Creating A Surebet From Your Bookmaker Bonus
After you have opened an account with the bookmaker of your choice, you make the first deposit and receive the bonus. Now you need to take the following steps:
Step 1: Open an account with a betting exchange
Why open an account with a betting exchange? With a betting exchange, you yourself can act in the role of the bookmaker. Not only can you place bets yourself, but importantly you can also lay bets. We'll explain why this important later in the article.
In principle all that matters is that you have an account with a betting exchange, it doesn’t necessarily have to be Betfair. You could also open an account with their rival Betdaq or if you prefer you can sign up with Matchbook.com. What you do need to take into account is the amount of commission that you will pay on your exchange bets. For the purposes of this article, we are going to use Matchbook as (at the time of writing) they have the lowest commission rates.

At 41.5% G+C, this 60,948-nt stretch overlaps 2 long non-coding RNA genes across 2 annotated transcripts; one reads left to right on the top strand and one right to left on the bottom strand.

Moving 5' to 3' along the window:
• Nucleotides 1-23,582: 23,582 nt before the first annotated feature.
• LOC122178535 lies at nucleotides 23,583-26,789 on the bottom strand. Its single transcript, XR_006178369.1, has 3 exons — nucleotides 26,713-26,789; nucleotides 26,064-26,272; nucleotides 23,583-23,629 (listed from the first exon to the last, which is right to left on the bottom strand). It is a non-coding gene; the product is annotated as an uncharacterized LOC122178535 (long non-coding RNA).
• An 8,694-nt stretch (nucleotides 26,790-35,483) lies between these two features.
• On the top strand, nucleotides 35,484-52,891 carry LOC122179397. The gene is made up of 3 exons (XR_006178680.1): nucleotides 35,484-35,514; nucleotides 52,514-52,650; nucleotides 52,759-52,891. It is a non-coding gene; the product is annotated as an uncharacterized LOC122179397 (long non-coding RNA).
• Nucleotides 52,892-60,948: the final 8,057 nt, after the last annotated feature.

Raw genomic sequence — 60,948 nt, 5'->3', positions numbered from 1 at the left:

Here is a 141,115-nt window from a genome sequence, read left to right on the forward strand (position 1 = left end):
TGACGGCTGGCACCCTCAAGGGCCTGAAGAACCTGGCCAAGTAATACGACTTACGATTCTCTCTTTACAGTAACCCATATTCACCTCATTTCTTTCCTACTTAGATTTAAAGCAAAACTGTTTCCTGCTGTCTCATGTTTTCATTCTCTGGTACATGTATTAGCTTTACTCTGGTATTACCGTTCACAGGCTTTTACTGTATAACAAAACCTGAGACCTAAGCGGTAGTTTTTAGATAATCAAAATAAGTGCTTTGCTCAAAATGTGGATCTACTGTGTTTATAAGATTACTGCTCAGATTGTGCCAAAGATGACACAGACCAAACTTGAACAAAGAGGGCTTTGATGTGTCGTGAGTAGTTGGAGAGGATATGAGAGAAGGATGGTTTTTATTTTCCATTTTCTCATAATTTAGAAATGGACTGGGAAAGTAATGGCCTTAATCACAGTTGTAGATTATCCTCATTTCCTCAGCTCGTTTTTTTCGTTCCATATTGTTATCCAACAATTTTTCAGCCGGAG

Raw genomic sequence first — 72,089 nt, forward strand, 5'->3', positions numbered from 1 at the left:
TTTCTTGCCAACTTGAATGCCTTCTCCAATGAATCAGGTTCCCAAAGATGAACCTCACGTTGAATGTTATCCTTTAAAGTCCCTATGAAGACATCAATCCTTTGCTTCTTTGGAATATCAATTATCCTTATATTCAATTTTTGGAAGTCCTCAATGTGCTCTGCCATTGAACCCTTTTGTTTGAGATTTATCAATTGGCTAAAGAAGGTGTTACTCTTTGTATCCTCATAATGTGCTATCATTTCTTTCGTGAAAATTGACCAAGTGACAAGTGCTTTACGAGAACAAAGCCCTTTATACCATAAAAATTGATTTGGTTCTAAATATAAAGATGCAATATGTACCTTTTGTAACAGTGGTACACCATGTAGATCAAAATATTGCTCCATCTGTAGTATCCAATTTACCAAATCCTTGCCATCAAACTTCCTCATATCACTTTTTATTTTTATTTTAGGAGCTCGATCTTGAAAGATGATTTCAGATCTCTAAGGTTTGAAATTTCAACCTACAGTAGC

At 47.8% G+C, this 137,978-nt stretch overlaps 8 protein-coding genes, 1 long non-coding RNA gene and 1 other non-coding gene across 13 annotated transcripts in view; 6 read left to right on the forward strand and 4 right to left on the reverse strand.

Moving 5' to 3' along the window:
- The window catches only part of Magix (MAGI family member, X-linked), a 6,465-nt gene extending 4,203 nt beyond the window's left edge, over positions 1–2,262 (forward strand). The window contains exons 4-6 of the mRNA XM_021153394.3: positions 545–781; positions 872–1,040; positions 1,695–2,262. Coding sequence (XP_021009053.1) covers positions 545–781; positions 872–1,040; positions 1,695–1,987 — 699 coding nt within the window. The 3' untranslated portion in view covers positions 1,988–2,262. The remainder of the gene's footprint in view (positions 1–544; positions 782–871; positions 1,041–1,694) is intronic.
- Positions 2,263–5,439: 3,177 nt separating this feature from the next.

Step 2. Place a bet with your bookmaker
Now let's place a bet with our bookmaker. In theory it doesn’t really matter which sport you choose, but we would recommend you place a bet on a major football league such as the Premier League. Why? Let us explain in step 3.
Step 3: Make the exact opposite bet with your betting exchange
Now we need to place a bet on Matchbook that is the opposite of the bet we placed with our bookmaker. For example, if you bet with a bookmaker on Southampton to win an upcoming Premier League match, with your Matchbook account you will now bet AGAINST Southampton. You are able to do this so called lay betting, whereby you make a bet with another customer, just as a bookmaker would do.